A greatly narrowed version of the original seaport preemption bill that had broadly threatened ports across Florida throughout the legislative process, passed in the final days of session. After the original bill, SB 426, appeared dead, it gained new life in the form of an amendment that was added onto a state transportation bill (SB 1194).
Under the bill that passed, Florida’s seaports will remain in local control, retaining its nearly 200-year-old operating structure, and maintaining their ability to operate their own ports based on their own comprehensive plan. Further, ports will not be preempted from comprehensive master plans that went through a public hearing process.
However, the bill does put limits on the ability of local ballot initiatives that would modify seaport operations.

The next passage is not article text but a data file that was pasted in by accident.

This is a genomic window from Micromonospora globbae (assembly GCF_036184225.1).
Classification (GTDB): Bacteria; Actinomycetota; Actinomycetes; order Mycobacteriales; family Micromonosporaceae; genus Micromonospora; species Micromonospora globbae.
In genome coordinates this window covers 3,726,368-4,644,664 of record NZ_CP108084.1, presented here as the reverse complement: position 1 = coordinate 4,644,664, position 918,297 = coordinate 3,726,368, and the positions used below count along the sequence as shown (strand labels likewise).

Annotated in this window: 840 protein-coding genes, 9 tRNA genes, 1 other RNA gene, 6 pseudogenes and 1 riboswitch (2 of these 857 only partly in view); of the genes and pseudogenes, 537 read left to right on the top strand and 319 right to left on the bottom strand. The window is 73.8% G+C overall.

Ensuring that local seaports were not further restricted in their ability to conduct business and create economic development opportunities remained a top Florida Ports Council priority throughout session. Under the bill that passed, lawmakers ultimately removed much of the economic development threats to local seaports.
THANK YOU… Special thanks to the many ports around Florida that are vaccinating port employees and cruise ship crew members. While there are several major cruise-related issues that are yet to be resolved, ensuring that your team members are safe and healthy remains a priority, and is a key strategy to setting sail once again.